Don has worked as a graphics reporter and as a publication designer. In addition, he was the art director at an advertising and market research firm and a graphic artist at a print shop. He also flipped burgers in high school and swept floors at the mall! He was born in Des Moines, Iowa, and currently resides in Austin, Texas with his wife and son. In his spare time, Don is a gym-rat, having competed (in better fit days) in body building.

You can connect with Don on Facebook or his website at Here are some of Don’s fabulous books:
It Jes’ Happened: When Bill Traylor Started To Draw, illustrated by R. Gregory Christie, (Lee & Low Books, 2012)(ages 4-up) was his debut as an author, and won the Lee & Low New Voices Award and the Ezra Jack Keats New Writer Honor in 2012.
Poet: The Remarkable Story of George Moses Horton, written and illustrated by Don Tate, will publish in September of 2015.
The Amazing Age of John Roy Lynch (Eerdmans Publishing, April, 2015), written by Chris Barton has received a starred review from Publishers Weekly.
The Cart That Carried Martin (Charlesbridge, Nov. 2013), written by Eve Bunting, is a Junior Library Guild Selection.
Hope’s Gift (Putnam Juvenile, 2012), written by Kelly Starling Lyons, is a Winter/Spring Okra Pick by Southern Independent Booksellers Alliance (SIBA).
Duke Ellington’s Nutcracker Suite (Charlesbridge, 2011), written by Anna Harwell Celenza, has been recognized in the New York Times and Los Angeles Times holiday guides.
She Loved Baseball: The Effa Manley Story (HarperCollins, 2010), written by Audrey Vernick, is a Junior Library Guild selection.
Ron’s Big Mission (Dutton, 2009), written by Rose Blue and Corrine Naden, is a Junior Library Guild spring 2009 selection. 
Summer Sun Risin’ (Lee & Low Books, 2002)
Say Hey: A Song of Willie Mays (Jump at the Sun, 2000), illustrated by Don Tate.
Trade Books:
Black All Around! (Lee & Low Books); The Hidden Feast (August House, 2006) 
The Legend of the Valentine(Zondervan, 2002)

Don is one of my idols. His art is beautiful and we love his books at our house! Though I’ve not yet met him in person, he’s been wonderfully friendly and approachable. He didn’t hesitate to agree to participate in our little Soiree, and I can’t thank him enough!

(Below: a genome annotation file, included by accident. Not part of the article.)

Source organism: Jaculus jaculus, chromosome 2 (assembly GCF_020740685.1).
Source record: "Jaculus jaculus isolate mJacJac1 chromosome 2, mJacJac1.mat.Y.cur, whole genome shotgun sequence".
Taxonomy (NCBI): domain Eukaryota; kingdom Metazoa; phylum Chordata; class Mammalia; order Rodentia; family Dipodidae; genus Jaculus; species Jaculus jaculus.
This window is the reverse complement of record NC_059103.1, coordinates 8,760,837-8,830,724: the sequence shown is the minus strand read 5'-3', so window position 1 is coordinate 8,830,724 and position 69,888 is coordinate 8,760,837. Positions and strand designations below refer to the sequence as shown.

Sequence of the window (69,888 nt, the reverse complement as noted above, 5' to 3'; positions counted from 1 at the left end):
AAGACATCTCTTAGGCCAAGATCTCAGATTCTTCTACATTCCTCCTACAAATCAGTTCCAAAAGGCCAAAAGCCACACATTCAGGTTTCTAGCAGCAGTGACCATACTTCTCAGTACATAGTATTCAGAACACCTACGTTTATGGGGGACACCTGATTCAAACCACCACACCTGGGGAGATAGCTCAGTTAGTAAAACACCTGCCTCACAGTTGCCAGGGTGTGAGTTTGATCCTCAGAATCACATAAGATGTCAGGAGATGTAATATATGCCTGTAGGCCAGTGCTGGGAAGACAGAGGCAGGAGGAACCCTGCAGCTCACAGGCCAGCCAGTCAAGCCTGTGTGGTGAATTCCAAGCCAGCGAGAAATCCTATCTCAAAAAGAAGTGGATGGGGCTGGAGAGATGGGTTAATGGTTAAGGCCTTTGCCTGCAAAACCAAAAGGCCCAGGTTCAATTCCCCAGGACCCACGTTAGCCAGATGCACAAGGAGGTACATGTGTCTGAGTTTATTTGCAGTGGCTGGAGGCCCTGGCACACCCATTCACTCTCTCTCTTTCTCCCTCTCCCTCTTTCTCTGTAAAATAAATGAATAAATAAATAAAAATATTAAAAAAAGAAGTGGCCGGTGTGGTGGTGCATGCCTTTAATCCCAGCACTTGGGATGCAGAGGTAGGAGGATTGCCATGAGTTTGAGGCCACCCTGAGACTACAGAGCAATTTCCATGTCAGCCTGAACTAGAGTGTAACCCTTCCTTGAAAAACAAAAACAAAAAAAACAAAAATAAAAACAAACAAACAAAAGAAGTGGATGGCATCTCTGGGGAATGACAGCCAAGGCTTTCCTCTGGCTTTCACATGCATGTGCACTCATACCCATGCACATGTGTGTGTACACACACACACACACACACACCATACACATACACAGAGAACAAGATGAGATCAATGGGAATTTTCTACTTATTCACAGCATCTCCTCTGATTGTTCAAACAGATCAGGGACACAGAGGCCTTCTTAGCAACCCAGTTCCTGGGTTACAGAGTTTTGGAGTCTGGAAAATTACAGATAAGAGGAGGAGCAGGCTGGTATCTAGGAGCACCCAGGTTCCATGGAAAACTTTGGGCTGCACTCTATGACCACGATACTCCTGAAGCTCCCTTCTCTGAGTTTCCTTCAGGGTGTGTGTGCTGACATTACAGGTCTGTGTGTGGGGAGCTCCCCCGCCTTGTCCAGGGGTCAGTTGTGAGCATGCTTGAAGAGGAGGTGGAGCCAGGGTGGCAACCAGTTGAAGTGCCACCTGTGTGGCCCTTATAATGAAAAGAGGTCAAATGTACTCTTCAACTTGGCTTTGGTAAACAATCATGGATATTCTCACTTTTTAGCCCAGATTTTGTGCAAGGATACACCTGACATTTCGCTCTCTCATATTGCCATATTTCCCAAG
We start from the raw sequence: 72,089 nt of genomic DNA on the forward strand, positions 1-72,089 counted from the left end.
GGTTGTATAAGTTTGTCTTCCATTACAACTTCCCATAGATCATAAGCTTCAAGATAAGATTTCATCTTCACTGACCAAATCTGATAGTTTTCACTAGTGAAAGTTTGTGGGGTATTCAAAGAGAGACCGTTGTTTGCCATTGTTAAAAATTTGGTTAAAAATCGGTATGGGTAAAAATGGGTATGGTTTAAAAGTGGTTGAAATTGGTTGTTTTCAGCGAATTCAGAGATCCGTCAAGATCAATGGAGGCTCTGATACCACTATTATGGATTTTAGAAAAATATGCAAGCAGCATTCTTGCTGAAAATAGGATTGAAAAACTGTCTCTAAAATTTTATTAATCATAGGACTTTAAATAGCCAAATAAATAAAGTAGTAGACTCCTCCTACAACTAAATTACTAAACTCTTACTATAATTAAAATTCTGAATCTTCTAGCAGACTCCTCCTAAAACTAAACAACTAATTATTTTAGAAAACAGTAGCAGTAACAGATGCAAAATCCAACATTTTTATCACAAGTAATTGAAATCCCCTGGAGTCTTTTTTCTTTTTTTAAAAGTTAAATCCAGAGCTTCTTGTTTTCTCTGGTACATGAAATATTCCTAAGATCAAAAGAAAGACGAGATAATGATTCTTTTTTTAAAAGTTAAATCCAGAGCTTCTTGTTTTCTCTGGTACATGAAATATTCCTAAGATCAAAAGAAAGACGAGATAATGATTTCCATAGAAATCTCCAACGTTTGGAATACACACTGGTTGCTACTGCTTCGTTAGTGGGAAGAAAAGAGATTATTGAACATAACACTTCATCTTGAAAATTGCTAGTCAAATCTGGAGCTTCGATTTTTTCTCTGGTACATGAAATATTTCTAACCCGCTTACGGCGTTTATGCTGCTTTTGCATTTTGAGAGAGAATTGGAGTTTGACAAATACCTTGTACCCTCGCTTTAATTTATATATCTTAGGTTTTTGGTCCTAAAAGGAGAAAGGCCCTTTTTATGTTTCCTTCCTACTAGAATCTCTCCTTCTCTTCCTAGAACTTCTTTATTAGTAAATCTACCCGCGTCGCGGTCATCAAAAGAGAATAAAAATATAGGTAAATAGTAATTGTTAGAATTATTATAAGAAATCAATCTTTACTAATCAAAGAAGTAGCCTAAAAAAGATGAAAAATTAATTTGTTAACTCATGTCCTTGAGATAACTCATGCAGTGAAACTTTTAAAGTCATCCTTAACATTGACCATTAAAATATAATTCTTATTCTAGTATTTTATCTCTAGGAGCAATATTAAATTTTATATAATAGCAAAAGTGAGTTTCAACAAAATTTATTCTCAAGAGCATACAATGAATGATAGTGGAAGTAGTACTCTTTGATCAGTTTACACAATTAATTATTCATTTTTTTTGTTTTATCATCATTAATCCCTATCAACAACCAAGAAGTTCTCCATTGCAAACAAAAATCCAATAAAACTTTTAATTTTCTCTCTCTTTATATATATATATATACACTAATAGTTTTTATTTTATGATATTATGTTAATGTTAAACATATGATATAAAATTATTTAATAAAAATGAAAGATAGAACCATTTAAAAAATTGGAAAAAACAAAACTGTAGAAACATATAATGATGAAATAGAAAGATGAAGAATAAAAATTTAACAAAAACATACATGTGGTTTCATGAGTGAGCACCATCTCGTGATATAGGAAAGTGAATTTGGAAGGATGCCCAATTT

And now, I’m proud to present…. Don Tate! (Booming applause…….)

How did your interest in writing start and what inspired you to write your first book?

After illustrating books for many years, some of my writer friends suggested that I write, too. At the time I felt unconfident about my ability to write (and about punctuation and grammar and proper English and so on). Instead I started blogging about my journey as a childrens book creator, figuring so what if my participles dangled in an informal blog post. My writing friends read the blog, enjoyed my writing, and encouraged me to put that energy into children’s book manuscripts instead. When I got past my fear of words, I wrote my first book, IT JESHAPPENED: WHEN BILL TRAYLOR STARTED TO DRAW (Lee & Low Books).

How long did it take you to see your work in print and did you have an agent before you published?

Im very lucky. I saw my work in print immediately upon graduating college—I worked for a print shop! It wasn’t books, but makes no difference. There’s nothing like seeing your creations in print. Soon I took a job at a local educational publisher as a book designer. Because I could illustrate, I was also given the opportunity to illustrate book covers, posters, all sorts of educational aids. After many years of developing myself as an illustrator of books for the educational market, I snagged my first trade contract with Hyperion Jump At The Sun. Andrea Pinkney was my first editor and, no, I was not agented at the time. After a few book were published, I was approached by an agent.

As a member of a multiracial family I've noticed a very deep need for more diverse characters and books for children. How do you choose subjects that include diverse characters/story lines and how are these manuscripts generally received by publishers?

As an African American illustrator, I was advised early on in my career by editors, agents, publishing industry professionals that my foot in the door to publishing would be by filling a niche—illustrating manuscripts by and/or about African Americans. I followed that path and it has been a good one for me. When reading a new manuscript or choosing a subject to write about, I prefer stories about real people, little-known but inspirational historical figures who have overcome great obstacles. My stories have been well received by publishers, Ive sold (my agent, Caryn Wiseman has sold) just about every one that I have written.

Do you have a favorite character or book from your work?

Whatever I’m working on currently is my favorite—it better be! But honestly, all of my books have special meaning for me. IT JESHAPPENED was my first authored book, and it won an Ezra Jack Keats New Writer Honor Award. That gave me the confidence to keep writing, so Id have to say that IT JESHAPPENED has an extra special place in my heart.